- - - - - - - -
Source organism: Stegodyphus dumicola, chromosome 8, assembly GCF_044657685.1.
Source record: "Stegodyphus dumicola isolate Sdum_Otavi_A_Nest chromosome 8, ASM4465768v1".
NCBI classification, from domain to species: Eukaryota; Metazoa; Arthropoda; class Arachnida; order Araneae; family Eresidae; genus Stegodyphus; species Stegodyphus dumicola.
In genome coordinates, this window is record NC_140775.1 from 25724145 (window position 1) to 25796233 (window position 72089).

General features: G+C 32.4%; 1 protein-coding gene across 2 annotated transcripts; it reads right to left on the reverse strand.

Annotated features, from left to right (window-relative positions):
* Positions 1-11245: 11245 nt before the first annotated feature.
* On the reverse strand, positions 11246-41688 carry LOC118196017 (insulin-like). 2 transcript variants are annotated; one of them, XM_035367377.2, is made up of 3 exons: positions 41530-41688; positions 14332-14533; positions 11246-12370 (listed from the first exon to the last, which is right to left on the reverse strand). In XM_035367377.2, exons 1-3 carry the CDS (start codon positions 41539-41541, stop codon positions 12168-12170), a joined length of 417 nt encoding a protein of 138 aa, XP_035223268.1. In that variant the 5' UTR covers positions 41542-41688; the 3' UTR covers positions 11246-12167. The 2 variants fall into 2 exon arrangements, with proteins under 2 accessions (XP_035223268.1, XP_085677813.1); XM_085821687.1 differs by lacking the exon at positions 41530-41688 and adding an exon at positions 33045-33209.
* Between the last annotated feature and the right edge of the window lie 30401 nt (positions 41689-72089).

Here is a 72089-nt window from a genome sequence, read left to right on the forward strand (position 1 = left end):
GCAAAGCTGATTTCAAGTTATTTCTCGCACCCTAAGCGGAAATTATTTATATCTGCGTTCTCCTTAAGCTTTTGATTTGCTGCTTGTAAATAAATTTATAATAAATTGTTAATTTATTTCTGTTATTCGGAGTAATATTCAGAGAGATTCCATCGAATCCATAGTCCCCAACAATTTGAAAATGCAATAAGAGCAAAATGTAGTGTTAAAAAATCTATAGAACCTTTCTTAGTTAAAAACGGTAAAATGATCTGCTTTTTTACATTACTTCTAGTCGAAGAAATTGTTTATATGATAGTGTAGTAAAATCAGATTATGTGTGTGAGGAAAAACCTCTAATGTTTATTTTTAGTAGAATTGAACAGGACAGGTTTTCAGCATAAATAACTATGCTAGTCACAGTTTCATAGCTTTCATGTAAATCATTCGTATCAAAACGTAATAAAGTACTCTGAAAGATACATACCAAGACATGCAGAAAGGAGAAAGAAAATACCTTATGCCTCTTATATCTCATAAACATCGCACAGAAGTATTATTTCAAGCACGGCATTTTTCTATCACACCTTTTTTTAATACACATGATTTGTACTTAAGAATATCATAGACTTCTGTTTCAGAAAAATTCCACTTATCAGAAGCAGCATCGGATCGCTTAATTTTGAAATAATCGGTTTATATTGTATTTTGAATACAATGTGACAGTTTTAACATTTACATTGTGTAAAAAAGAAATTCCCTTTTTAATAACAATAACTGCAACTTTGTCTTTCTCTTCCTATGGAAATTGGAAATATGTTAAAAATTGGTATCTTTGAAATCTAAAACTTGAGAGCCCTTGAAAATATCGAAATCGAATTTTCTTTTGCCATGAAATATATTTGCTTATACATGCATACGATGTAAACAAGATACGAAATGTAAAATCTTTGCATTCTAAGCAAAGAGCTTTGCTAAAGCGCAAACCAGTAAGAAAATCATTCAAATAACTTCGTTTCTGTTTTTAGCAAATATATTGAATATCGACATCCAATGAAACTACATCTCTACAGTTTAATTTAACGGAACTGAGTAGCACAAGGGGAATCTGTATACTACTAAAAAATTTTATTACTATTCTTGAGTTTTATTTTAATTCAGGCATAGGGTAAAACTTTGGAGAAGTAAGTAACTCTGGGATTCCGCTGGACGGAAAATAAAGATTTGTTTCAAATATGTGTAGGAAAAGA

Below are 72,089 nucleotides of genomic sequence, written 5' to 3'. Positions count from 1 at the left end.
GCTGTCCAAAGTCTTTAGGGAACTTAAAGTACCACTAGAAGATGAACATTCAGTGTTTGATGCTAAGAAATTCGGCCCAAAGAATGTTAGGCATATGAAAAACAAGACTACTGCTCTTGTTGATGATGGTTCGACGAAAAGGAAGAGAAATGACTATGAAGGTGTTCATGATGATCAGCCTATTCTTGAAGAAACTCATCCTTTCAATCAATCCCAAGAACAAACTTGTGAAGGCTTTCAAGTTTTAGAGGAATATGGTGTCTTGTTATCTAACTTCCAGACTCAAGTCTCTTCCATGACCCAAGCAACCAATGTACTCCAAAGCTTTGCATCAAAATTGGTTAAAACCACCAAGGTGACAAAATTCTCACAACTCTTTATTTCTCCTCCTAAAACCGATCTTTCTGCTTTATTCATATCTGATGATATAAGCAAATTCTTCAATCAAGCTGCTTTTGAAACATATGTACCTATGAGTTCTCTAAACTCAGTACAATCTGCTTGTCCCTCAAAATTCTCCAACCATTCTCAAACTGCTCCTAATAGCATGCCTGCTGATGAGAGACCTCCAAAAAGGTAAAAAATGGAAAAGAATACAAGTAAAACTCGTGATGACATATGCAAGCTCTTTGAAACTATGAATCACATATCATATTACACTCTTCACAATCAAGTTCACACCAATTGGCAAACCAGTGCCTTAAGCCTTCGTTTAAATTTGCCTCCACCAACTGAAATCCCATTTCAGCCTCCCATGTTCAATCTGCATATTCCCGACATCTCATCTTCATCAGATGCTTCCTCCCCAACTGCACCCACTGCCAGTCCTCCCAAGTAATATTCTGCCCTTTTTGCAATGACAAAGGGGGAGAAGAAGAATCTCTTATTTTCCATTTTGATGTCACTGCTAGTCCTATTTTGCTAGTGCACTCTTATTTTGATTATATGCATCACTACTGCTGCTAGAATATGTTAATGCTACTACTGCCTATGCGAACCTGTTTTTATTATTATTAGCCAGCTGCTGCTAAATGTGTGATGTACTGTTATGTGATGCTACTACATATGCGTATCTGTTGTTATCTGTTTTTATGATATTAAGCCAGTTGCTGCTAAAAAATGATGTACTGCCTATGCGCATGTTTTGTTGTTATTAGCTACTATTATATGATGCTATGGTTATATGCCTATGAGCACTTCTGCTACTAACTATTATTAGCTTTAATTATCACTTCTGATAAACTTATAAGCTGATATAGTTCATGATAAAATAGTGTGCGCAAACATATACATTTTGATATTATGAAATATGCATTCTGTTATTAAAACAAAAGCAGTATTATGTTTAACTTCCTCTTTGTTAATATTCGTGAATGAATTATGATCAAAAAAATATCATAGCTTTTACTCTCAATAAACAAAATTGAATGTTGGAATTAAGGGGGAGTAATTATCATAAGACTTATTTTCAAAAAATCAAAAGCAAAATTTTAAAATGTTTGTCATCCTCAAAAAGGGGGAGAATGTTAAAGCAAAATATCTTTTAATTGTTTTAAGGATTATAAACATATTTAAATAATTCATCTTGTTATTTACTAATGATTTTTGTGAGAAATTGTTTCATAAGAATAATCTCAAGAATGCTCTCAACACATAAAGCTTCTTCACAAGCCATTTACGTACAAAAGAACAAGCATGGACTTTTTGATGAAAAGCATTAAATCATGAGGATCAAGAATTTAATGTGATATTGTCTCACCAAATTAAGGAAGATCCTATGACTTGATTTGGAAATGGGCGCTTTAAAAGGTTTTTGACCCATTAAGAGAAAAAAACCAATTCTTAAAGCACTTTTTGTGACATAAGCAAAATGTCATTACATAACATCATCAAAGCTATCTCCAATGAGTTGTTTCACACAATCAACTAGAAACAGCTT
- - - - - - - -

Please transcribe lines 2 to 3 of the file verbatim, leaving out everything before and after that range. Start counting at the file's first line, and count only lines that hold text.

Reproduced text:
Source record: "Stegodyphus dumicola isolate Sdum_Otavi_A_Nest chromosome 8, ASM4465768v1".
NCBI classification, from domain to species: Eukaryota; Metazoa; Arthropoda; class Arachnida; order Araneae; family Eresidae; genus Stegodyphus; species Stegodyphus dumicola.